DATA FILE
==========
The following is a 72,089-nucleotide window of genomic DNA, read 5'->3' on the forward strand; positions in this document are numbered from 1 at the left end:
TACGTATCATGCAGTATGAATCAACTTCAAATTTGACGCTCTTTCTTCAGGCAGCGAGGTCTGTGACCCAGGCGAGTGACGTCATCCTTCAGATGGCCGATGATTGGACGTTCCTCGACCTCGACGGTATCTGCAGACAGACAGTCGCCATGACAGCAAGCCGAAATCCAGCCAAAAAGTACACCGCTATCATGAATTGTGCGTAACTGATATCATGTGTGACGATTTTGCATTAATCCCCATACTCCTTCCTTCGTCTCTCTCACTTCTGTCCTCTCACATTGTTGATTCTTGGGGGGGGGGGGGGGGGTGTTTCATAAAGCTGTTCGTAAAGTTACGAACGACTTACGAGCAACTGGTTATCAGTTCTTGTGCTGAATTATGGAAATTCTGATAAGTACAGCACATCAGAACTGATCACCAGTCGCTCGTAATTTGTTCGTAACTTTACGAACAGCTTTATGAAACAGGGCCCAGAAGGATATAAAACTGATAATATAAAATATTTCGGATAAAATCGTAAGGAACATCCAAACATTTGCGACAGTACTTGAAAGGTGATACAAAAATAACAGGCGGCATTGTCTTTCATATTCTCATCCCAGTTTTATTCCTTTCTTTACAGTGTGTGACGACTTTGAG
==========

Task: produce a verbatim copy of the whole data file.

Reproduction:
The following is a 72,089-nucleotide window of genomic DNA, read 5'->3' on the forward strand; positions in this document are numbered from 1 at the left end:
TACGTATCATGCAGTATGAATCAACTTCAAATTTGACGCTCTTTCTTCAGGCAGCGAGGTCTGTGACCCAGGCGAGTGACGTCATCCTTCAGATGGCCGATGATTGGACGTTCCTCGACCTCGACGGTATCTGCAGACAGACAGTCGCCATGACAGCAAGCCGAAATCCAGCCAAAAAGTACACCGCTATCATGAATTGTGCGTAACTGATATCATGTGTGACGATTTTGCATTAATCCCCATACTCCTTCCTTCGTCTCTCTCACTTCTGTCCTCTCACATTGTTGATTCTTGGGGGGGGGGGGGGGGGTGTTTCATAAAGCTGTTCGTAAAGTTACGAACGACTTACGAGCAACTGGTTATCAGTTCTTGTGCTGAATTATGGAAATTCTGATAAGTACAGCACATCAGAACTGATCACCAGTCGCTCGTAATTTGTTCGTAACTTTACGAACAGCTTTATGAAACAGGGCCCAGAAGGATATAAAACTGATAATATAAAATATTTCGGATAAAATCGTAAGGAACATCCAAACATTTGCGACAGTACTTGAAAGGTGATACAAAAATAACAGGCGGCATTGTCTTTCATATTCTCATCCCAGTTTTATTCCTTTCTTTACAGTGTGTGACGACTTTGAG